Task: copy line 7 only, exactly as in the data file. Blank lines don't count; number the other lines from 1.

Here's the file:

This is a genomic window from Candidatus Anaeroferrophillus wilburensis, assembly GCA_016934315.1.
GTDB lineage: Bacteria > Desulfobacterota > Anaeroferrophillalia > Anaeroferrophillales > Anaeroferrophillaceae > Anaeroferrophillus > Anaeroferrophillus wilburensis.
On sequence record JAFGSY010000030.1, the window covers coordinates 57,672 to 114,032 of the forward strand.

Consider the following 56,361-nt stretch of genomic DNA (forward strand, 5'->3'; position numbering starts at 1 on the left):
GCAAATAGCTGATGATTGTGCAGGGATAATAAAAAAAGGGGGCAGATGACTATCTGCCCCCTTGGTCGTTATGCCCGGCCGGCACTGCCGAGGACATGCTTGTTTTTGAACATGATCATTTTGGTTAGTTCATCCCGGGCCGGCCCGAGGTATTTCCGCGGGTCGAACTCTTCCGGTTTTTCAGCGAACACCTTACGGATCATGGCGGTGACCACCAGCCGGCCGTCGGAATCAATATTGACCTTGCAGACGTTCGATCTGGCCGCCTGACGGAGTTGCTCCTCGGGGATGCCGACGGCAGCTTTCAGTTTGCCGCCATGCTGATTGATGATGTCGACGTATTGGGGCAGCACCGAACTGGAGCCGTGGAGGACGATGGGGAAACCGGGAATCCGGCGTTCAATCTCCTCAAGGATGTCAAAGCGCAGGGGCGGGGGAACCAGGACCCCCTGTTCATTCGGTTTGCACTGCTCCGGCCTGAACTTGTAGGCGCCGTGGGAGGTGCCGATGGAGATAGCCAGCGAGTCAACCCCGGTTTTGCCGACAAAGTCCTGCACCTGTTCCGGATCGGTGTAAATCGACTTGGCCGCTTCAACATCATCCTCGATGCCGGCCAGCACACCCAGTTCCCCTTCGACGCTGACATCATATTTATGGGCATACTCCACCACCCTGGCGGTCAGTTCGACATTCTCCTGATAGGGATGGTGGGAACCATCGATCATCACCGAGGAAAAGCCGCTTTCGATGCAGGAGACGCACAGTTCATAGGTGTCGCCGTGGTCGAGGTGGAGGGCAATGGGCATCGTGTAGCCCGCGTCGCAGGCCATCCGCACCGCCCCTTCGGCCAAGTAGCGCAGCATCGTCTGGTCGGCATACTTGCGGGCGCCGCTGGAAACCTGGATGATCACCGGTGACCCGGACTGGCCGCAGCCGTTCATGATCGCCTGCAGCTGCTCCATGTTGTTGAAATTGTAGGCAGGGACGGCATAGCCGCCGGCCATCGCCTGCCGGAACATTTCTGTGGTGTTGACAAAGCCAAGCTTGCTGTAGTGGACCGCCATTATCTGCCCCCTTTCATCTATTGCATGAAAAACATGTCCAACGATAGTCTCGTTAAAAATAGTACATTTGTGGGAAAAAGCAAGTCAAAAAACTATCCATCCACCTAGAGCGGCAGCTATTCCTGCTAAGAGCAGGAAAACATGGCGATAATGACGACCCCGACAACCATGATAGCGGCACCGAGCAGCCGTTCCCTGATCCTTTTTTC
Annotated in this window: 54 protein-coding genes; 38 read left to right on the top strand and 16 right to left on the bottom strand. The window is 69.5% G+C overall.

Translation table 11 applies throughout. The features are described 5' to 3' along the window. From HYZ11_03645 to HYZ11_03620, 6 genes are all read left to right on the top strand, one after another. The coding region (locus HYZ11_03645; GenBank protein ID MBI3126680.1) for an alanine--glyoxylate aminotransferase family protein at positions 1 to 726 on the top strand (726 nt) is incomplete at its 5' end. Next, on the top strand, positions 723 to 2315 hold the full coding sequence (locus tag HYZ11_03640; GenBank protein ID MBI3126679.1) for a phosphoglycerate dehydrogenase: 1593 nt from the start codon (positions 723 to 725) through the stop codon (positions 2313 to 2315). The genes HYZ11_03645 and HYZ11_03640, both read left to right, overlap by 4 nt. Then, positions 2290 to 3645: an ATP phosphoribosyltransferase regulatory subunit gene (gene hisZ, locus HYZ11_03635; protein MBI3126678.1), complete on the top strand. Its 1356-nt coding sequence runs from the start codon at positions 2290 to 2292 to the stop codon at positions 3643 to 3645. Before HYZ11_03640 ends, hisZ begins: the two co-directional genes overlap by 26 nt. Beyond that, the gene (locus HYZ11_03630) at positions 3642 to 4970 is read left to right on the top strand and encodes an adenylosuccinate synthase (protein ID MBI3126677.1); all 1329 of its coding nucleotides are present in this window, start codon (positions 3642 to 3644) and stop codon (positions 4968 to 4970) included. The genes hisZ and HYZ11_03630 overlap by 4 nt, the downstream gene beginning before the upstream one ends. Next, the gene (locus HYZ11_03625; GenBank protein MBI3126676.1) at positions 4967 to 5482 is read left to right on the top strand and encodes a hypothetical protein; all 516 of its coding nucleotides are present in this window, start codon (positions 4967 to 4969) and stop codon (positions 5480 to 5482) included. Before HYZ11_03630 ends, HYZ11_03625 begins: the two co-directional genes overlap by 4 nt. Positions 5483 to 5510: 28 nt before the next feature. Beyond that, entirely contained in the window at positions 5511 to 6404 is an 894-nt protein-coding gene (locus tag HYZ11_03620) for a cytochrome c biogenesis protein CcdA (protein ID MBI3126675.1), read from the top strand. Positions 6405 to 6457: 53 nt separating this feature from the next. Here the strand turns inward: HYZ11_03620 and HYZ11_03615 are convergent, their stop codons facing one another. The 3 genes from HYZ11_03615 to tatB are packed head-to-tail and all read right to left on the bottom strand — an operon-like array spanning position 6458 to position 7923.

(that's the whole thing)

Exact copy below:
Translation table 11 applies throughout. The features are described 5' to 3' along the window. From HYZ11_03645 to HYZ11_03620, 6 genes are all read left to right on the top strand, one after another. The coding region (locus HYZ11_03645; GenBank protein ID MBI3126680.1) for an alanine--glyoxylate aminotransferase family protein at positions 1 to 726 on the top strand (726 nt) is incomplete at its 5' end. Next, on the top strand, positions 723 to 2315 hold the full coding sequence (locus tag HYZ11_03640; GenBank protein ID MBI3126679.1) for a phosphoglycerate dehydrogenase: 1593 nt from the start codon (positions 723 to 725) through the stop codon (positions 2313 to 2315). The genes HYZ11_03645 and HYZ11_03640, both read left to right, overlap by 4 nt. Then, positions 2290 to 3645: an ATP phosphoribosyltransferase regulatory subunit gene (gene hisZ, locus HYZ11_03635; protein MBI3126678.1), complete on the top strand. Its 1356-nt coding sequence runs from the start codon at positions 2290 to 2292 to the stop codon at positions 3643 to 3645. Before HYZ11_03640 ends, hisZ begins: the two co-directional genes overlap by 26 nt. Beyond that, the gene (locus HYZ11_03630) at positions 3642 to 4970 is read left to right on the top strand and encodes an adenylosuccinate synthase (protein ID MBI3126677.1); all 1329 of its coding nucleotides are present in this window, start codon (positions 3642 to 3644) and stop codon (positions 4968 to 4970) included. The genes hisZ and HYZ11_03630 overlap by 4 nt, the downstream gene beginning before the upstream one ends. Next, the gene (locus HYZ11_03625; GenBank protein MBI3126676.1) at positions 4967 to 5482 is read left to right on the top strand and encodes a hypothetical protein; all 516 of its coding nucleotides are present in this window, start codon (positions 4967 to 4969) and stop codon (positions 5480 to 5482) included. Before HYZ11_03630 ends, HYZ11_03625 begins: the two co-directional genes overlap by 4 nt. Positions 5483 to 5510: 28 nt before the next feature. Beyond that, entirely contained in the window at positions 5511 to 6404 is an 894-nt protein-coding gene (locus tag HYZ11_03620) for a cytochrome c biogenesis protein CcdA (protein ID MBI3126675.1), read from the top strand. Positions 6405 to 6457: 53 nt separating this feature from the next. Here the strand turns inward: HYZ11_03620 and HYZ11_03615 are convergent, their stop codons facing one another. The 3 genes from HYZ11_03615 to tatB are packed head-to-tail and all read right to left on the bottom strand — an operon-like array spanning position 6458 to position 7923.